Thank you to Rio Gringa and Andrew Downie for calling out international coverage of the recent collapse of several buildings in Rio de Janeiro. Numerous English-language media outlets have used the tragic collapses, which left 17 dead and dozens injured, as a platform to talk about infrastructure in Brazil and the country’s preparedness for 2014 and 2016. The latter is a marginally important topic but one whose significance is given disproportionate weight and ink relative to many other issues worthy of coverage in Brazil.
“This piece in the Christian Science Monitor about the collapse of three buildings in Rio de Janeiro was supposed to be about Brazil’s housing deficit and the shoddy workmanship that left residents of new houses with damp walls, cracked floor tiles and unpaved roads. All just months after they moved in to their new homes”.
“But now, the Rio de Janeiro disaster is the news and the Monitor used that to start off a broader piece about construction, infrastructure projects, and Brazil’s preparedness to host the 2014 World Cup and 2016 Olympics”.
Country narratives like these, as Rachel at Rio Gringa points out, are dangerous because they impact the way foreign audiences interact with a country. Yet they do serve a purpose in that they present the general reader with a heuristic about the place.
Heuristics have value. Among other reasons, we use heuristics to characterize and familiarize ourselves with foreign places (in the current example, Brazil = Samba and bikins). While these are helpful for snap decisions, they make for poor long-form analysis and true comprehension.
Brazil is hardly alone here. Rachel writes that the same phenomenon occurred in South Africa and worries that once 2016 ends, so too will international interest in Brazil:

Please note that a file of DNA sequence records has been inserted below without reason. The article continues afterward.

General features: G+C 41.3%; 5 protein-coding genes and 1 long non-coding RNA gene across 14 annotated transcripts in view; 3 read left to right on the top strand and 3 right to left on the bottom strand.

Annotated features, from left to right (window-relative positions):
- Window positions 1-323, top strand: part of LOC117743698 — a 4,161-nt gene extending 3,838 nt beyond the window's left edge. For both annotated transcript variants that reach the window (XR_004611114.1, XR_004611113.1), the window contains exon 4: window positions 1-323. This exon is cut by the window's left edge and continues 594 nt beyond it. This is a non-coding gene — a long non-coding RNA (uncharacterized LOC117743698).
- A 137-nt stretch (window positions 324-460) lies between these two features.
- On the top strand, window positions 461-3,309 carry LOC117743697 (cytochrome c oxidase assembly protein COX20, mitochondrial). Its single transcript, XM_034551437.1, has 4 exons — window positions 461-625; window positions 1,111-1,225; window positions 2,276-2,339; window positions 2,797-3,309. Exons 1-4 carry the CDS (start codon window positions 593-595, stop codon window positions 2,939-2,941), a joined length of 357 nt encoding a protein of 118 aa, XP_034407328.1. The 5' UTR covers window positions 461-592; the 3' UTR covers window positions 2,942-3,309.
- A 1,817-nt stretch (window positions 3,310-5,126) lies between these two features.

The same types of speculations were made about South Africa before the World Cup. Things worked out fine, in the end, and they likely will in Brazil, too, even if things wrap up at the last minute or if certain projects have to be abandoned. The more important questions, of whether all of the preparations for the events will benefit Brazil, or if rushing to finish projects for the events will negatively impact the country (as in, buildings collapsing out of thin air), are discussed infrequently outside of Brazil in the mainstream media. It begs to question: once 2016 rolls around, will anyone want to cover Brazil anymore?
My gut reaction to this question is yes but not as much, and only if there is a narrative that will engage foreign audiences about the country the way the sports, sex, and violence can. No small task. While samba and bikinis help draw attention, they create a narrative that distracts from other pressing issues (violence excepted, as urban security is a major concern) and exciting developments (e.g. massive funding for tech startups).
The challenge for Brazil, then, if they wish to change the stereotype, is to leverage this attention to craft a different narrative, one that focuses on less sexy but important topics. Continued headlines about Brazil’s emergence as a global economic power will help and may keep the focus on the country, but probably not as much as China or the Middle East, at least in the United States.
Maybe Brazil doesn’t want to change this image. Studies (they exist) say Brazil is one of the coolest nations. My hunch is that the constant references to carnival, beaches, samba, soccer, etc. are a major reason for this perception. Or maybe it is because changing a country’s image is a supremely difficult task, a fact to which Brazil’s neighbors in Colombia can attest.
Brazil is a country the size of the continental United States with a population of close to 200 million people. Naturally every single issue will not gain mainstream media attention, and the more awareness brought to Brazil, the better (at least through the lens of Latin America observers). In an ideal world, that coverage would be as varied as the country itself. But for now, look for more World Cup and Olympics-related articles.